I still vividly remember what I got for my thirteenth birthday: It was a record. In 1984, thirteen-year-olds only got to listen to what was played on the radio, their parents’ records, or what they could get for birthdays and Christmas.
This is the first entry highlighting my top 10 albums from every year, from 1989 to 2014. That’s 250 albums across 25 years’ worth of music, for those who (like me) can’t fathom that 1989 was that long ago. First, some warnings and caveats:
- I have somewhat limited and eclectic (read: unpopular) taste in music;
- Some of these albums are suitable for all ages, some are replete with profanity, and I don’t usually note such;
- I only include actual long-playing albums (not EPs or singles) and none are compilations, re-issues or live sets;
- I think these albums are better than all the other albums I’ve listened to from their respective years, so yes, these are the “best” — feel free to disagree, and even let me know it.
Best Albums of 2004:
10. Pink Mountaintops/Pink Mountaintops
Great trippy rock debut from Stephen McBean’s solo project.
9. The Beta Band/Heroes To Zeros
More accessible and ‘normal’ than other Beta Band albums, still great despite losing the endearing quirkiness.
8. Autolux/Future Perfect
7. The Polyphonic Spree/Together We’re Heavy
An extension of the excellent Beginning Stages Of… from 2002.
Good updated blues garage rock named after a song from the legendary Skip James.
5. The Black Keys/Rubber Factory
A guitar-and-drums duo with a big sound that belies their numbers, the Black Keys are one of many modern bands which have appropriated blues married to big amplifiers. Their third full album is end-to-end chunky guitar-driven garage rock, finding a sound distinct from their obvious Delta blues inspiration.
The sum of their sound, and especially the vocals & lyrics, hit a sweet spot that the cliche-but-sometimes-excellent Jon Spencer Blues Explosion never could.
4. Danger Mouse/The Grey Album
The only album on my lists available as a free download, this is a mash-up of the Beatles’ White Album and Jay-Z’s Black Album. (See what Danger Mouse did there?)
Fans of the Beatles shouldn’t expect to hear something resembling that album; Danger Mouse took snippets from selected songs and looped them into beats behind Jay-Z’s vocals. Strangely, it all works. So well, in fact, that the Grey Album is in every way better than Jay-Z’s original. It also made a name for Danger Mouse, who will appear in later years’ lists of best albums from me.
3. Feist/Let It Die
Feist’s sweet and sultry singing holds together this set of eclectic songs as they vary from peppy to moody to soulful to (almost) disco. The album flows smoothly from one sound to the next; Feist incorporates organs on one track, horns and finger-snapping on the next, guitars on the next, but all of them are held together and better because of her unpolished-and-lovely voice.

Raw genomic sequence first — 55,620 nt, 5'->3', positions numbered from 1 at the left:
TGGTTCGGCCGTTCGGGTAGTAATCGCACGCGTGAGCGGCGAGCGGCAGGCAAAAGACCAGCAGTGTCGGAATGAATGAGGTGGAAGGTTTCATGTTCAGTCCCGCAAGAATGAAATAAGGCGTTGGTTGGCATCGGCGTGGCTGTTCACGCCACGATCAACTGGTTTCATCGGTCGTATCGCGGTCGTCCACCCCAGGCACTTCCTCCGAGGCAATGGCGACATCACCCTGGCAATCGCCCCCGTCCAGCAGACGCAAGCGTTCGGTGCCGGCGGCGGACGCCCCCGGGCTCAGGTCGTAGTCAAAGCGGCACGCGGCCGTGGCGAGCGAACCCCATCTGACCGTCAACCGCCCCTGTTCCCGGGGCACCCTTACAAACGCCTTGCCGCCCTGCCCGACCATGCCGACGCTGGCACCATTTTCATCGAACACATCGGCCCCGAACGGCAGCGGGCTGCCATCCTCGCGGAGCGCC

She ends the album with covers-which-you-wouldn’t-know-were-covers, from the Bee Gees to Blossom Dearie.
2. Elliott Smith/From A Basement On A Hill
Released a year after his suicide, I remember a profound sadness on my first listen of this album. I like Elliott Smith’s previous work, all the way back to his days with the band Heatmiser, and I could see in this heavier, raw set a real breakthrough in his music. There is still debate as to what this record would have been if Smith hadn’t committed suicide before it was completed, and I tend to think that some of the lighter moments might have become a tad darker.
That being said, this is a window into Smith’s tortured mind. Several tracks take on more weight realizing that these would be his last, sometimes to haunting effect. When he sings in “King’s Crossing”, “Every wave is tidal if you hang around/You’re going to get wet/I can’t prepare for death/Any more than I already have” you have to think that he meant it.
For me, “Coast to Coast”, “King’s Crossing”, “A Passing Feeling”, “Shooting Star”, and especially the moving “A Distorted Reality Is Now A Necessity To Be Free” are raw, heavy, and wonderful. As one of my favorite albums, they still show that Elliott Smith had even better in him.
1. Sufjan Stevens/Seven Swans
Seven Swans starts with a banjo, followed by Sufjan Stevens’ bittersweet vocals weaving in between. He’s joined by a haunting Megan Smith (of the Danielson Familie) who mimics the banjo line, repeating through the end of the song. It’s not the most traditional start to a rock album.
The rest of the album is a stripped-down eclectic mix of guitar, banjo, piano, organs and light percussion, allowing Stevens’ lyrics to stand out. It isn’t until the sixth track that drums appear, along with a sorrowful electric guitar which build to a crescendo in the standout “Sister”.
All of the lyrics seem personal, and many explicitly Christian, such as the beautiful “Abraham” or the closing “Transfiguration”. In fact, the latter half of the album is filled with explorations of faith, most poignant in the chilling, dreamlike, apocalyptic “Seven Swans”.